Hello world in robotics: blink a LED
In this tutorial we will dive into the a practical example that teaches how to make one of the robot LEDs blink (the hello world in robotics).
In order to follow the tutorial you will need:
- The robot Erle
- An 8 GB microSD card (others can be used) with the Ubuntu Linux Distribution that we provide.
- a (male) USB-to-miniUSB
- A computer with a serial terminal installed (you can use PuTTy in Windows or minicom in Unix-based OSs)
Erle has four user LEDS, usr0 - usr3 accesible throught the sysfs interface at
/sys/class/leds. This interface abstracts the LEDs as files which means that we can actually control how these LEDs behave writing in a file. Cool, isn't it?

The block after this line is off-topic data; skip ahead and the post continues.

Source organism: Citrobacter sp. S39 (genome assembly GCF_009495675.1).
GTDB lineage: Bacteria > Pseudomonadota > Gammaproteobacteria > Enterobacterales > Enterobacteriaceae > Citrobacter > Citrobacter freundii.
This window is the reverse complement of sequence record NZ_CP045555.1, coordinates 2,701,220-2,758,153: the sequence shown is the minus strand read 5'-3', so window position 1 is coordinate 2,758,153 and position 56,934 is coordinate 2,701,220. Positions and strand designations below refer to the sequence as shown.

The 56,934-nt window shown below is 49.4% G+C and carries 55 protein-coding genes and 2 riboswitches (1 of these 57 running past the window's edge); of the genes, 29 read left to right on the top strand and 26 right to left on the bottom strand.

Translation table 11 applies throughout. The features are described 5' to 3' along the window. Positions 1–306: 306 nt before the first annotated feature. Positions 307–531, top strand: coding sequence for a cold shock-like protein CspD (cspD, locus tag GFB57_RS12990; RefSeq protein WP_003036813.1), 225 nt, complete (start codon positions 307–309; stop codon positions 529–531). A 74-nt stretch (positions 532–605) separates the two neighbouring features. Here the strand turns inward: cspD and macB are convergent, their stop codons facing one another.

We will make blink one of the onboard USER Leds through simple bash shell commands.
First, move yourself to the LEDs sysfs dir:
If you check the content of this directory (
ls) you should see something like this:
erlerobot:green:usr0@ erlerobot:green:usr1@ erlerobot:green:usr2@ erlerobot:green:usr3@
Each of this directories allows you to interface with its corresponding LED and has a set of files that allow you to perform different tasks. For example, let's play with the
cd erlerobot:green:usr0@ ls
The content of listing (doing
ls) this directory should be:
brightness device@ max_brightness power/ subsystem@ trigger uevent
As we said before, these files allow you to control the LEDs by writting on them but we can also check what they are doing right now by reading them. Simple blinking can be achieved by writting on the
To switch the LED
usr0 on type:
echo 1 > brightness
and to switch it off type:
echo 0 > brightness
# write in here
# the solution (assumes that you're at the usr0 directory) echo "heartbeat" > trigger
assert(x == 10);